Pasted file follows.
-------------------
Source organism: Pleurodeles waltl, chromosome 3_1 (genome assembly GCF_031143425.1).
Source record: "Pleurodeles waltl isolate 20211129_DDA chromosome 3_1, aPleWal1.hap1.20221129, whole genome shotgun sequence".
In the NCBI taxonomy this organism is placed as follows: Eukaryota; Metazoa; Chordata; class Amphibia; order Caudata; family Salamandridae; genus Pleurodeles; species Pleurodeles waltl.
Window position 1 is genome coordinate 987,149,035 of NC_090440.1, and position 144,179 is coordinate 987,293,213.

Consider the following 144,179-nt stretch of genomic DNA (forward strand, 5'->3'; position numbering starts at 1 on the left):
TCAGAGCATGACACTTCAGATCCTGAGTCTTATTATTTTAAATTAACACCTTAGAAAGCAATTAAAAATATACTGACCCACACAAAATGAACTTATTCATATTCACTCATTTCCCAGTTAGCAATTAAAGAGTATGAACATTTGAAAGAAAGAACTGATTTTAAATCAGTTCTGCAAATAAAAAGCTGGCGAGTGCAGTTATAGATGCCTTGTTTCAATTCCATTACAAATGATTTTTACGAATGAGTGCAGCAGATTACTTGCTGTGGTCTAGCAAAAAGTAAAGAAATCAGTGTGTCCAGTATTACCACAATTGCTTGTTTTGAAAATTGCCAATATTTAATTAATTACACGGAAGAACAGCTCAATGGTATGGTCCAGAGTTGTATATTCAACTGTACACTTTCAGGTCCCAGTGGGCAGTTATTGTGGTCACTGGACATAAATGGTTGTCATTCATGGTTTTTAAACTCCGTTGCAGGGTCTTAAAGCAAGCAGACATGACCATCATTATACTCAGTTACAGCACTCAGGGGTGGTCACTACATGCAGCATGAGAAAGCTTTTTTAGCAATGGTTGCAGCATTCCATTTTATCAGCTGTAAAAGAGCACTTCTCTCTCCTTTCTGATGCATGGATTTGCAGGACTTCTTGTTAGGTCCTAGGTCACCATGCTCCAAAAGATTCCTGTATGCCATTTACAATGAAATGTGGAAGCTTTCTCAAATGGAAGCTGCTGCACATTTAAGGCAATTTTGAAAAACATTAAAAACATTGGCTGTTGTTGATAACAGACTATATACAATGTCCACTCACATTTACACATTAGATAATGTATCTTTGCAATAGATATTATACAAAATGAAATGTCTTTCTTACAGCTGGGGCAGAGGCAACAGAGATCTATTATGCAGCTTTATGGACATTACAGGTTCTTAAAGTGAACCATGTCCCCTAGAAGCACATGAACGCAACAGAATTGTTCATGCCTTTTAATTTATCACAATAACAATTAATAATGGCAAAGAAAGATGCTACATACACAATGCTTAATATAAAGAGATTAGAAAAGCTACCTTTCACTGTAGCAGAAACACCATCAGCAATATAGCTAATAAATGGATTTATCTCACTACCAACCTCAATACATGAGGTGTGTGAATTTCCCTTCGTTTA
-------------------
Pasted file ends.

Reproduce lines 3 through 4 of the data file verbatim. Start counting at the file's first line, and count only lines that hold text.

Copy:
In the NCBI taxonomy this organism is placed as follows: Eukaryota; Metazoa; Chordata; class Amphibia; order Caudata; family Salamandridae; genus Pleurodeles; species Pleurodeles waltl.
Window position 1 is genome coordinate 987,149,035 of NC_090440.1, and position 144,179 is coordinate 987,293,213.